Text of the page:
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    $\begingroup$ In regards to the "Another, less radical solution, would be to base the color coding now showing if the answer is accepted or not on how many upvotes the best answer has got.": that is already the algorithm used for displaying the "Unanswered" tab. meta.stackexchange.com/questions/18870/… $\endgroup$ Commented Aug 16, 2013 at 7:43
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    $\begingroup$ You seem to be implying that "Upvotes$\Rightarrow$Best". Unfortunately, this is not always true. Upvotes are skewed towards earlier answers (often an hour is enough to make an irreparable difference), and many (most? some?) users just give the answer a cursory glance ("looks fine to me!"). Accepting answers allows the OP to choose the best, most helpful answer, rather than the one that got in first and just looks fine. $\endgroup$
    – user1729
    Commented Aug 16, 2013 at 10:03
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    $\begingroup$ @user1729 True, although you shouldn't rely solely on that - sometimes users accept answers that allowed them to continue, but they neglect an answer showing them how to start properly. It's more of an issue on stackoverflow.com, but here it also happens that the accepted answer merely provides the solution, but another one shows a sophisticated way to obtain it in a more generalizable way $\endgroup$ Commented Aug 19, 2013 at 7:36
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    $\begingroup$ Acceptance based on highest score wouldn't work because often questions get revived and scores change and sometimes this would lead to the accepted question changing. You could put a time limit on the acceptance and then leave it fixed, but considering the point of @user1729's comment, that's not as straightforward a problem as it might seem. The acceptance feature draws a clear cut line under the question: "Does the OP really need any more help?". Given the community dimension, you can still add an answer after that point if you think it would be helpful in general. $\endgroup$ Commented Jan 12, 2014 at 2:33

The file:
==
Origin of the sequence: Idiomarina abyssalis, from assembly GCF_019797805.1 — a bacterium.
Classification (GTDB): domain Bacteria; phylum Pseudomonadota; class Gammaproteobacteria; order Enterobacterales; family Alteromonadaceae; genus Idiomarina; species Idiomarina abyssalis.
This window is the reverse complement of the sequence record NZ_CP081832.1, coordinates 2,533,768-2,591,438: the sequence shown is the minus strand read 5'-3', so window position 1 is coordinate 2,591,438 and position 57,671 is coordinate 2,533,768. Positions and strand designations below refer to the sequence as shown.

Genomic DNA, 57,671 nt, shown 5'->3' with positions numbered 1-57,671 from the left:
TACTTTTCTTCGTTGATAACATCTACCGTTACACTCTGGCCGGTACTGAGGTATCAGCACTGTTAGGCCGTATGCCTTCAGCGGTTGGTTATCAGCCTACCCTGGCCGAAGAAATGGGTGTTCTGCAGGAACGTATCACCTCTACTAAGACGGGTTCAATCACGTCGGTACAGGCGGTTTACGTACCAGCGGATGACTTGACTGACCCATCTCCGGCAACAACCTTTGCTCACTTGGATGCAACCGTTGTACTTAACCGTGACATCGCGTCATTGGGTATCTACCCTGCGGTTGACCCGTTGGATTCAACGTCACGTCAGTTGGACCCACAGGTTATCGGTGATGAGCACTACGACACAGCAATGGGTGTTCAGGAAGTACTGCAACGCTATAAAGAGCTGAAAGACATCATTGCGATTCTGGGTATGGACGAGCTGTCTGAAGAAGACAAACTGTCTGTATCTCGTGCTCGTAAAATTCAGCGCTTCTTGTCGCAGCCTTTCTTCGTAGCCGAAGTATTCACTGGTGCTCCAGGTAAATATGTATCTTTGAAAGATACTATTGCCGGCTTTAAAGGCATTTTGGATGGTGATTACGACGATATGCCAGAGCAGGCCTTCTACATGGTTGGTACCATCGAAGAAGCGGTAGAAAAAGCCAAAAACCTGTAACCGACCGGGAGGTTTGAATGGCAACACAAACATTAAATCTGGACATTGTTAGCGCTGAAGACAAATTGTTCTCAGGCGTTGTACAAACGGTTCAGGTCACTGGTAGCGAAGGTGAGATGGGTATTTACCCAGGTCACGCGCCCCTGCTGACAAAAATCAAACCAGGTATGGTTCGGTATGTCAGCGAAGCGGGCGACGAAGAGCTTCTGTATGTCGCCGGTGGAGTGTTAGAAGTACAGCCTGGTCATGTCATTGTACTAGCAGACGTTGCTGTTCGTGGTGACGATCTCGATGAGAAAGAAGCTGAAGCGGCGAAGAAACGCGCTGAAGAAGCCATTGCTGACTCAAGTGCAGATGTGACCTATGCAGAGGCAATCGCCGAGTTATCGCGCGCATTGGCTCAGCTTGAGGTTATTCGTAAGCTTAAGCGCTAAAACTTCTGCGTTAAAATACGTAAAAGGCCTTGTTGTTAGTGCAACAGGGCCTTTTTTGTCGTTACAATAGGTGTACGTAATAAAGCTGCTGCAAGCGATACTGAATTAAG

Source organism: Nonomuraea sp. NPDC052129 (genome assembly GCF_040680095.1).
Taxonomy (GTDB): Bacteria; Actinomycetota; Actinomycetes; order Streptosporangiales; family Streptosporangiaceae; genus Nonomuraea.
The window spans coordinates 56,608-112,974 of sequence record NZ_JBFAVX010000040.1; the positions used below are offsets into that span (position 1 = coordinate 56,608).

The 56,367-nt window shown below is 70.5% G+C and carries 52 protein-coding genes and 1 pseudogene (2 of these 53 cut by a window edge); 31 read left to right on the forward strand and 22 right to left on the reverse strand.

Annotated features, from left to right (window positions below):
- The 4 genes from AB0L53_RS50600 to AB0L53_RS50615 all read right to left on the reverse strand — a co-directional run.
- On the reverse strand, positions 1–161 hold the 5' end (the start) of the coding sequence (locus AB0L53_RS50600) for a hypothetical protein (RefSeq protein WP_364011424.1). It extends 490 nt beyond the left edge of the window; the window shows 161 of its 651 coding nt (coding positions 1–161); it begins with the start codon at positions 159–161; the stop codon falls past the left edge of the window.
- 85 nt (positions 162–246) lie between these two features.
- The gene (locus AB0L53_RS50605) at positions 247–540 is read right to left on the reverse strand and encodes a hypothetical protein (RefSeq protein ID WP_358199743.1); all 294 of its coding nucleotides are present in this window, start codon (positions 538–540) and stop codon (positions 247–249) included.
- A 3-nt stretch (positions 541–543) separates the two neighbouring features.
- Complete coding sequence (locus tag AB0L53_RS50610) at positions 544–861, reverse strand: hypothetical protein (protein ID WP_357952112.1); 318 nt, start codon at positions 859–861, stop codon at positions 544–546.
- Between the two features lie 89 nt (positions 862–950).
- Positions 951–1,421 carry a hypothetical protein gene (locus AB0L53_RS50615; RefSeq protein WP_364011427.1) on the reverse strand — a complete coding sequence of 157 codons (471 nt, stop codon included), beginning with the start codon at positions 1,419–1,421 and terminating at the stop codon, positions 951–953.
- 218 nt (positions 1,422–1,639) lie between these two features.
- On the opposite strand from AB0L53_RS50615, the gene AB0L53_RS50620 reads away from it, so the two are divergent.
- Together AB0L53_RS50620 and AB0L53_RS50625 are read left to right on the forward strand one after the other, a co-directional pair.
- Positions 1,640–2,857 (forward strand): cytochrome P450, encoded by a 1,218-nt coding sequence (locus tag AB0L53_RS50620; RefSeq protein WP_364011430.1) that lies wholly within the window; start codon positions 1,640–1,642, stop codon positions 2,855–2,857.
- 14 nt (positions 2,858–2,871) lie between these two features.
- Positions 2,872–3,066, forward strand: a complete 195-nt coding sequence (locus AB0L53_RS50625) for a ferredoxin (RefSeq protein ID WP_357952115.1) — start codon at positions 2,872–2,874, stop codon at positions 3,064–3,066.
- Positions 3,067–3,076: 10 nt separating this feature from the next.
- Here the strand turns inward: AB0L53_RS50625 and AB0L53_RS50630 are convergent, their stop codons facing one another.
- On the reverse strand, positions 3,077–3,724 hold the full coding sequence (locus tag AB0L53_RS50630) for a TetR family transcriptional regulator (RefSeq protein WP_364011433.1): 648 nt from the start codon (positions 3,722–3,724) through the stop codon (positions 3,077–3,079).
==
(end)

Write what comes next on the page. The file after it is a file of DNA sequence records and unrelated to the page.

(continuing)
3 Answers 3


It is a good feature to have because it gives the answerer incentive to attempt to help the asker, rather than just give an answer that the rest of the community thought was interesting. Basically, it gives the asker an extra layer of "authority" over the quality of answers to his or her question.

Personally, I share your sentiment that the feature just doesn't make much sense a lot of the time here. It's a carry over from stackoverflow.com, the original platform, which is a programming site, so accepting an answer made a lot more sense there. Essentially there accepting an answer meant "I tried this, and now my code compiles/my code doesn't give a segmentation fault/(insert solved problem here). Thanks!" which doesn't really work out so well here, since there's usually not a precise way to verify whether or not an answer is correct. Since all sites in the network run on the same platform, the feature exists on all sites, and to remove it from one site would require removing it from all sites, or developing a completely separate platform for this site and updating/maintaining it separately from the other sites. That's a lot of trouble just to remove one feature, so it would probably never happen.

So in general, we just encourage people to accept the answer that was most helpful to them. What that means is entirely up to the asker.